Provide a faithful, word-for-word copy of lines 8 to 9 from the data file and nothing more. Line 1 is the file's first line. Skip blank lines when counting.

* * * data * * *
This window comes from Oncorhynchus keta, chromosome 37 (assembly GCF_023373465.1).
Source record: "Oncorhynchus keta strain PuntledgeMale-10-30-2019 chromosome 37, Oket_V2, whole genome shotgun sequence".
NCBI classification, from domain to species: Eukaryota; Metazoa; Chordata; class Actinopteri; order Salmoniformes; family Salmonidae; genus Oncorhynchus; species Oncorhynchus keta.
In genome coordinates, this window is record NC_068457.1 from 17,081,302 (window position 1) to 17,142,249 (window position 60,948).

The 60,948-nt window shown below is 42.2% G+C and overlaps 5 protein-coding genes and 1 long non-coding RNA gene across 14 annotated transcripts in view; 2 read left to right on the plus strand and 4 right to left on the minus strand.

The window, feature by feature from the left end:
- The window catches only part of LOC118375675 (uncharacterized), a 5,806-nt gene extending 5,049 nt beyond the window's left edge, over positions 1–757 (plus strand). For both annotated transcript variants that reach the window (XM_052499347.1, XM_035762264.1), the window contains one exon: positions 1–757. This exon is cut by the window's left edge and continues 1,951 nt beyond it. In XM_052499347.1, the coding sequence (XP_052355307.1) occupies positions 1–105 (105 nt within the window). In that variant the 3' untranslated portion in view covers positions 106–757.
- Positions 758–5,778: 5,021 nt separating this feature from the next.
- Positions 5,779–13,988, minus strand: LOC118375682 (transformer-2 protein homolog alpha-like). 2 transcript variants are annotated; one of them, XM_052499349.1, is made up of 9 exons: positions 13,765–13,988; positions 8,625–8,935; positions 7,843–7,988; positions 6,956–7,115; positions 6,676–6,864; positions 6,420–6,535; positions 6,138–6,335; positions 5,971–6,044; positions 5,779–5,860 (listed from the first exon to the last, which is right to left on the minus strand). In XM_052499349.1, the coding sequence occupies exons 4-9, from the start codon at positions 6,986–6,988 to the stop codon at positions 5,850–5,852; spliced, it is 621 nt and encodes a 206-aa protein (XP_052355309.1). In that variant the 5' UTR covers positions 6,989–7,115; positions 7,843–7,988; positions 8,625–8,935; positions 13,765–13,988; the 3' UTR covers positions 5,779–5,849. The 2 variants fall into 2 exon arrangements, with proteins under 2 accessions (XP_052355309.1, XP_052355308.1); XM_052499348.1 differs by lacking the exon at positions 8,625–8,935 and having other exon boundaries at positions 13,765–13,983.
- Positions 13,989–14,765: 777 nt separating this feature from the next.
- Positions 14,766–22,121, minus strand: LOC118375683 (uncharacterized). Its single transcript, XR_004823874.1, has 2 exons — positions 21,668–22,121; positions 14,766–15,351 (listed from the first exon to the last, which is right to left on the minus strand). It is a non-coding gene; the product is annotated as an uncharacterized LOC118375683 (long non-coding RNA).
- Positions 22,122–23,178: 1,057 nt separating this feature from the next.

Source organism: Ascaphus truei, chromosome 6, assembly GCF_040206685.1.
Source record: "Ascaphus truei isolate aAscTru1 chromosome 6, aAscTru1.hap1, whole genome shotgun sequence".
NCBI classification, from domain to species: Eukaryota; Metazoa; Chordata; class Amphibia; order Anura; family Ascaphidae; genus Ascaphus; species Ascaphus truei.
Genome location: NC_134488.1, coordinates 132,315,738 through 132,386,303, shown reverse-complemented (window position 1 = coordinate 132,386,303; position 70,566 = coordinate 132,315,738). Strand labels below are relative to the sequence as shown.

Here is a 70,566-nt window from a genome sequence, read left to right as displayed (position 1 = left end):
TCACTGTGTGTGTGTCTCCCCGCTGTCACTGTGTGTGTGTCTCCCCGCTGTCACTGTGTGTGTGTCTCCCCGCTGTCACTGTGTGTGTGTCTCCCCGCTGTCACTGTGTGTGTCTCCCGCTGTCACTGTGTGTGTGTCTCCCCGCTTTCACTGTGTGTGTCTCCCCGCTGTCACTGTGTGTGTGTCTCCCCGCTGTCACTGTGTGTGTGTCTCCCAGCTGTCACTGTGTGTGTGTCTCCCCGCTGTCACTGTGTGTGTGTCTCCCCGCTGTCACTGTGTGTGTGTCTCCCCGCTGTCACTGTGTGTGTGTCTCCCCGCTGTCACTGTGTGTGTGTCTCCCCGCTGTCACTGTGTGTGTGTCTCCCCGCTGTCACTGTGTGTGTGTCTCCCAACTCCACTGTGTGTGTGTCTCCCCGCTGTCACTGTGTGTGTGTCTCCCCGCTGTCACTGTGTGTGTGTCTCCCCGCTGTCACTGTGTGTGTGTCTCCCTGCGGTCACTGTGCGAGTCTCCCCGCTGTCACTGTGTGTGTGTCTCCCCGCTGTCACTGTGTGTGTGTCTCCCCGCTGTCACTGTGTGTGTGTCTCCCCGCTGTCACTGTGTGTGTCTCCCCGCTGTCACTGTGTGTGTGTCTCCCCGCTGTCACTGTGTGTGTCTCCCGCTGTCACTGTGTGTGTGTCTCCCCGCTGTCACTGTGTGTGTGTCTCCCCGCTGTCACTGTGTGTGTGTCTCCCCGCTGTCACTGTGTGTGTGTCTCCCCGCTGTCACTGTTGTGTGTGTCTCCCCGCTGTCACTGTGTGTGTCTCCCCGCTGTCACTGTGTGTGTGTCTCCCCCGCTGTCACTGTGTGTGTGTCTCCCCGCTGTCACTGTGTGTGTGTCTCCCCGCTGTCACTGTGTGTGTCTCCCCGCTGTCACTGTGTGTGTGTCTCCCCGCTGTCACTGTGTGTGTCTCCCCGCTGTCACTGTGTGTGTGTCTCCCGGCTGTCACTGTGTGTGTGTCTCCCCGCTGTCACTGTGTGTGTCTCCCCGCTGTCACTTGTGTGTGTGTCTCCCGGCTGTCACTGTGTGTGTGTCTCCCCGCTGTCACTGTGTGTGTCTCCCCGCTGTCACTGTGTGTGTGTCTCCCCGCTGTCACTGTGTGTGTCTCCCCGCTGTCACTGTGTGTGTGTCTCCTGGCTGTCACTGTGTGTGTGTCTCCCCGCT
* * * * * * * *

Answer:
- Positions 758–5,778: 5,021 nt separating this feature from the next.
- Positions 5,779–13,988, minus strand: LOC118375682 (transformer-2 protein homolog alpha-like). 2 transcript variants are annotated; one of them, XM_052499349.1, is made up of 9 exons: positions 13,765–13,988; positions 8,625–8,935; positions 7,843–7,988; positions 6,956–7,115; positions 6,676–6,864; positions 6,420–6,535; positions 6,138–6,335; positions 5,971–6,044; positions 5,779–5,860 (listed from the first exon to the last, which is right to left on the minus strand). In XM_052499349.1, the coding sequence occupies exons 4-9, from the start codon at positions 6,986–6,988 to the stop codon at positions 5,850–5,852; spliced, it is 621 nt and encodes a 206-aa protein (XP_052355309.1). In that variant the 5' UTR covers positions 6,989–7,115; positions 7,843–7,988; positions 8,625–8,935; positions 13,765–13,988; the 3' UTR covers positions 5,779–5,849. The 2 variants fall into 2 exon arrangements, with proteins under 2 accessions (XP_052355309.1, XP_052355308.1); XM_052499348.1 differs by lacking the exon at positions 8,625–8,935 and having other exon boundaries at positions 13,765–13,983.